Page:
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Old 01-27-2009, 12:55 PM   #1
Kellen Love
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Default Turbulence Training

So I've searched the forums and this wasn't really addressed. I've been reading Cosgrove, and I like what he has to say. I've also been reading about Ballantyne's turbulence training. Dude is shredded. It also comes with high marks from Cosgrove, who is quoted in a couple of his own articles talking about how great TT is for fat loss. Does anyone have any experience with TT? Any thoughts? It seems similar to Afterburn (which I like), but is also roughly $30 cheaper (which I like because I'm a student). Any experience or related expertise would be much appreciated.
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Old 01-27-2009, 02:56 PM   #2
Mike ODonnell
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Same principles I believe....supersetting compound movements. You could make your own workout with antagonistic compound movements for free. The shredding comes from eating right.
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Old 01-27-2009, 03:24 PM   #3
Andrew Ager
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I tried one of the TT bodyweight workouts a few times over the end of December, and I have to say ... I vastly preferred CF Alpha bodyweight workouts. I can see, however, that coming from a different style of training to that kind of thing would really gas someone.

And ditto on shredding coming via eating.
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Old 01-27-2009, 03:58 PM   #4
Derek Simonds
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I recommended TT to a friend of mine that wasn't really interested in CF. He has had great success with it. I have done several of Craig's workouts and find them to be challenging. He has a good plan if you aren't going the CF route.

I subscribe to his blog and read his updates. I say if you like it go for it.
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Old 01-27-2009, 05:35 PM   #5
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Kellen, I think the consensus is that many things can and will work....if you stick with it. Whether CF, TT or Cosgrove's stuff....lots of ways, and no way is really better than the other (even if some try to sell it that way). Lastly focus mainly on your nutrition....otherwise you are just wasting your effort in the gym if getting lean and ripped is your goal.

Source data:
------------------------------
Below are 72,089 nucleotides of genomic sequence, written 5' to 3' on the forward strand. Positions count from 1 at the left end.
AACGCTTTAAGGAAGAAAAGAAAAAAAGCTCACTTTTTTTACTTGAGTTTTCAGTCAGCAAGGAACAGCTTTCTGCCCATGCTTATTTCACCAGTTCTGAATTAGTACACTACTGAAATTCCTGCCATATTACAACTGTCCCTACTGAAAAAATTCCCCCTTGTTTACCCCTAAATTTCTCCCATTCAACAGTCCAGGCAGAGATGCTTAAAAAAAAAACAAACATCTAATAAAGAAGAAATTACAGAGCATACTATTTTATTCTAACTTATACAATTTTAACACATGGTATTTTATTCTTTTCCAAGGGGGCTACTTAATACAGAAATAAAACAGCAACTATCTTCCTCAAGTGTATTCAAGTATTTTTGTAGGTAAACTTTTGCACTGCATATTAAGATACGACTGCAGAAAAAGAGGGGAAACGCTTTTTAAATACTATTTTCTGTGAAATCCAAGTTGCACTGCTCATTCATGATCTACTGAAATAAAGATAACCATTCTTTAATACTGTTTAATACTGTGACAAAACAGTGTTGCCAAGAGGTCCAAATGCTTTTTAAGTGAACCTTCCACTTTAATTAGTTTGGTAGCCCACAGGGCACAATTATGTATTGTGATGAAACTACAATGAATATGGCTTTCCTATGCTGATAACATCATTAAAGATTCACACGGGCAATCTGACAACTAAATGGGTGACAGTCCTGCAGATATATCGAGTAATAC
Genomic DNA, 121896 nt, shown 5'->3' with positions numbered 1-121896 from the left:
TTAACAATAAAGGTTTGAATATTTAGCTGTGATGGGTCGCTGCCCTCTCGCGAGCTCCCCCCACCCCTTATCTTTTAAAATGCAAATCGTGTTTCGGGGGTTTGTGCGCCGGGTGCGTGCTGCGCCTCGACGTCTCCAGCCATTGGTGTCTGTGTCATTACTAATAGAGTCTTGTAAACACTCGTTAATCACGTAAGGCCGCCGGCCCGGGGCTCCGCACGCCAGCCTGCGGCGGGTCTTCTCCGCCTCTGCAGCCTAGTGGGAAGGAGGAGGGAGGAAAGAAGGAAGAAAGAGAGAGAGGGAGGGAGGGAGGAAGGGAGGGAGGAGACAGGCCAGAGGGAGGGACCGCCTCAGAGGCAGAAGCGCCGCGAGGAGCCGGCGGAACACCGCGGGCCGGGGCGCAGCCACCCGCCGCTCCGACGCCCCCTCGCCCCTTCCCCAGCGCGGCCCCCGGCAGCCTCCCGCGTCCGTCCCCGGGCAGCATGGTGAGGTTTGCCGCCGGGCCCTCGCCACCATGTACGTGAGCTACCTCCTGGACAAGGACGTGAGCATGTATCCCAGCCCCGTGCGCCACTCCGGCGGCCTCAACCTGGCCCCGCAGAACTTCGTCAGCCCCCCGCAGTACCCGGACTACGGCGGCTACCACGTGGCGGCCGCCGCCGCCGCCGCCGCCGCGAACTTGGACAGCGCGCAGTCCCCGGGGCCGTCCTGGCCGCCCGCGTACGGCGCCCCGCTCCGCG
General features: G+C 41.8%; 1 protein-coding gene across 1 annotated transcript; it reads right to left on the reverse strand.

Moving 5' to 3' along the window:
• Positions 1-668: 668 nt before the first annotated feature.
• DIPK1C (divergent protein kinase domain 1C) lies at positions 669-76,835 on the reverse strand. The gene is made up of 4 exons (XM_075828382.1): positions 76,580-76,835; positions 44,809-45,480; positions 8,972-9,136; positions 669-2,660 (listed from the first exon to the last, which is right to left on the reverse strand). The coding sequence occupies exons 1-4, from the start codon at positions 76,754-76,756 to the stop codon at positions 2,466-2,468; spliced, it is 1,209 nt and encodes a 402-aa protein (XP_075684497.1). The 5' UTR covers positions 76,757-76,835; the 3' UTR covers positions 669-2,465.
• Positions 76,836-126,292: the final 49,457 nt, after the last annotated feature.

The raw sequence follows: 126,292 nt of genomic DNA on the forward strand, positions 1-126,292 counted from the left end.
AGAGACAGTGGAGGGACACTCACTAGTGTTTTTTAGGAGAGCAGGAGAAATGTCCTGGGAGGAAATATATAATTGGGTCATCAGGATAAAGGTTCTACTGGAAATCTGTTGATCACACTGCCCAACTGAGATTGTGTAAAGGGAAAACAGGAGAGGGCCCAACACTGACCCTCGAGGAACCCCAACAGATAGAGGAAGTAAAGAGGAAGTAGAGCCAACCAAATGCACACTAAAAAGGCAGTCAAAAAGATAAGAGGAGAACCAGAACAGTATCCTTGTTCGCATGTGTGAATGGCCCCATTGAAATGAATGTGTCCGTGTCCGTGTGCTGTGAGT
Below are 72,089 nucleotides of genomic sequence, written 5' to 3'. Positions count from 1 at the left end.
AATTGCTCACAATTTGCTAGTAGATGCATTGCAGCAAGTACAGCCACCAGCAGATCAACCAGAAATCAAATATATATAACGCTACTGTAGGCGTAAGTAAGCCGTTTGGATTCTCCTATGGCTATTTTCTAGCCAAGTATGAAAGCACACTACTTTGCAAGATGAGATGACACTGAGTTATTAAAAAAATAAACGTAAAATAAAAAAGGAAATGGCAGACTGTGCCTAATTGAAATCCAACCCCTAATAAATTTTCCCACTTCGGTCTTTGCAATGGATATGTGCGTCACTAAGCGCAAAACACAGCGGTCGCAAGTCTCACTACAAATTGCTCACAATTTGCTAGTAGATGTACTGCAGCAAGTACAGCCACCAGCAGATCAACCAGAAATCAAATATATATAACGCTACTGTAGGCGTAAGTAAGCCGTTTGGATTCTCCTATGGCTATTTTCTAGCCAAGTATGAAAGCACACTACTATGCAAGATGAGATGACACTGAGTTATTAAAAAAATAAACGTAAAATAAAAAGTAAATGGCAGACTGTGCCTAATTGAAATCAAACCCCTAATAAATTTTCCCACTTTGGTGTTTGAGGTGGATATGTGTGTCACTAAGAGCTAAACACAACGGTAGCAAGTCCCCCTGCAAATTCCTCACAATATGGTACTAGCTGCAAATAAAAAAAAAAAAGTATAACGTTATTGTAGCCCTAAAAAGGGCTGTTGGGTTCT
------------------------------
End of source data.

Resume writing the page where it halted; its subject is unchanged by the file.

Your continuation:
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Old 01-27-2009, 08:16 PM   #6
Kellen Love
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Thanks for the responses. I get what you're saying, but as many of us know its easier to work out than to eat really well. I need to pick some damn thing and do it and stop looking for new things. There's a time and a place for that.
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Old 01-27-2009, 08:18 PM   #7
Dave Van Skike
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waste of money....and I haven't even read it. "systems" are a red herring.

Google, a library card and about thirty hours of your TV time will get you everything you need to know about the basics.

here's a sneak preview..

the basics work
there are only three things to work on from a "fitness" perspective
strength work
flexibility mobility
conditioning.
These are constants, they were not invented, trademarked or franchised.

how you look in the mirror is a combination of the above (maybe max 20%) and how you eat (likely 80%+)

Generally, I'd say avoid books by internet fitness dudes but Ross Enamait's books are great because if you're a novice, he tells you the why then the what and lays out good examples of how... plus he's got gobs of real world experience training athletes...and he's not an idiot.

other easy starting books with a strength bias include:

Power to the People
The Complete Keys to Progress
Practical Programming and Starting Strength
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Old 01-27-2009, 10:55 PM   #8
Kellen Love
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Fair enough. What about a book like Afterburn? People have good experiences with that? I'm just curious and checking out different options.
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Old 01-27-2009, 11:05 PM   #9
Kellen Love
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I started reading about Ross Enamait and I like what I see so far. I'll have to do more reading when I get a chance, but he looks legit. And his books are more affordable as well.
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